As far as exercise equipment goes, elliptical trainers are a decidedly modern invention -- the machines were introduced in 1995. But elliptical trainers are just as effective at toning your butt and improving your endurance as more traditional equipment. Understanding how to make the most of elliptical machine training will help you appreciate the benefits of this equipment and make for highly efficient workouts.
From afar, the elliptical may look like a treadmill, but the designs are actually quite different. Unlike a treadmill, an elliptical trainer does not have a flat surface for you to run on; rather, you put your feet in footholds that direct your stride. This eliminates the possibility of falling off of the machine or landing unevenly and injuring yourself. Many elliptical machines also have movable handles so you can feel more secure and potentially get an arm workout while you're training.
The distinct design of elliptical machines offers a significant training advantage -- a low-impact workout. Although traditional cardio activities such as aerobics and running involve your foot striking the ground with much force, there is no such contact for elliptical training. Instead, your foot is guided gently through the stride, with no impact. This may help you avoid joint injury. Additionally, the lack of the landing step means you can avoid issues such as overpronation and unduly short strides, which can lead to plantar fasciitis and limited knee and hip mobility, respectively.
As any "cardio bunny" can tell you, the elliptical is most often used for cardiovascular workouts. Because the amount of resistance is not as high as an exercise involving barbells would be, you can use the elliptical trainer for extended periods of time and improve your cardiovascular endurance. And because you control the speed, it's easy to perform interval workouts, moving back and forth between a regular pace and sprinting pace. You can use elliptical machine training to improve your heart health and respiratory endurance, fight cholesterol, and boost your mood.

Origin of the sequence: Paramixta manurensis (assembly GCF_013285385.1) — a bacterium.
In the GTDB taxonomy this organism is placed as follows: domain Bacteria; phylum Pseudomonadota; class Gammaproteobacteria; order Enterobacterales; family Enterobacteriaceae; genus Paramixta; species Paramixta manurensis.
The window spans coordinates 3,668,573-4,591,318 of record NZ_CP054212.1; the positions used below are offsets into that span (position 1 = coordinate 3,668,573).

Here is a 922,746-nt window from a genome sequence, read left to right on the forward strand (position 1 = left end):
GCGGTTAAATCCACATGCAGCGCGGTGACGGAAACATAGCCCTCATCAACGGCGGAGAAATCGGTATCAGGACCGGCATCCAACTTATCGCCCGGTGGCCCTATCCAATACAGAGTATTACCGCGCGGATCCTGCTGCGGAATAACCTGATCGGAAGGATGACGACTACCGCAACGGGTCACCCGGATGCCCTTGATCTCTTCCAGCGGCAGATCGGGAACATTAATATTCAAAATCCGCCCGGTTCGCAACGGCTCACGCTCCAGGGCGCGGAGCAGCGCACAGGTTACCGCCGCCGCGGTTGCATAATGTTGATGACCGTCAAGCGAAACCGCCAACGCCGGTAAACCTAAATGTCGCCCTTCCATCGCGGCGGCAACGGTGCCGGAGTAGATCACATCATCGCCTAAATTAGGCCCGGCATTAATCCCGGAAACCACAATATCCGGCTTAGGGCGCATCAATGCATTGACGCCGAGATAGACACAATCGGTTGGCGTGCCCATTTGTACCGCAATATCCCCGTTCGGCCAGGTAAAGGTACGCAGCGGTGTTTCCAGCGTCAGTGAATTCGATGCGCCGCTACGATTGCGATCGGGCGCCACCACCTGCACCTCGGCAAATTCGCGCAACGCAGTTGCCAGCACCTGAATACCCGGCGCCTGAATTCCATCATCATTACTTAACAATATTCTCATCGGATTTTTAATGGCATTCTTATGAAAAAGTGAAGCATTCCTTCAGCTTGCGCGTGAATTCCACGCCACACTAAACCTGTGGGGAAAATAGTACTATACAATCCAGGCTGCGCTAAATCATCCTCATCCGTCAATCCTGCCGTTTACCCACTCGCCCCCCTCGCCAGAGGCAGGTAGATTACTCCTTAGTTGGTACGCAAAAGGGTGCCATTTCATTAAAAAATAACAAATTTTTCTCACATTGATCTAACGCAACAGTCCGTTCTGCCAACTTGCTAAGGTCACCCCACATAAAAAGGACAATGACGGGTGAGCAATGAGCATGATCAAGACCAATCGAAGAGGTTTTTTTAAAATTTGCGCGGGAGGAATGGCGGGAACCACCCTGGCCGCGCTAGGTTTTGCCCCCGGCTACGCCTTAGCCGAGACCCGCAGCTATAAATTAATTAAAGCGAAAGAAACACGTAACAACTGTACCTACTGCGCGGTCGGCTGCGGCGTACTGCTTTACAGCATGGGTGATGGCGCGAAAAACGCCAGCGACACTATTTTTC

Though the elliptical machine is primarily a piece of cardio equipment, it may also help you build some muscle. Adding some muscle tissue assists in firming up your figure and can also increase your metabolic rate and help make weight loss easier. The main areas in which you might gain muscle and strength are your thighs, hamstrings and, depending on the style of elliptical, possible your arms due to the rowing motion.
- All Ellipticals: The History of Elliptical Home Trainers
- MayoClinic.com: Elliptical Machines: Better than Treadmills?
- The Telegraph: Life Coach: Will a Treadmill Damage My Knees?
- MayoClinic.com: Exercise: 7 Benefits of Regular Physical Activity
- MayoClinic.com: Metabolism and Weight Loss: How You Burn Calories
Brian Willett began writing in 2005. He has been published in the "Buffalo News," the "Daytona Times" and "Natural Muscle Magazine." Willett also writes for Bloginity.com and Bodybuilding.com. He is an American Council on Exercise-certified personal trainer and earned a Bachelor of Arts in journalism from the University of North Carolina.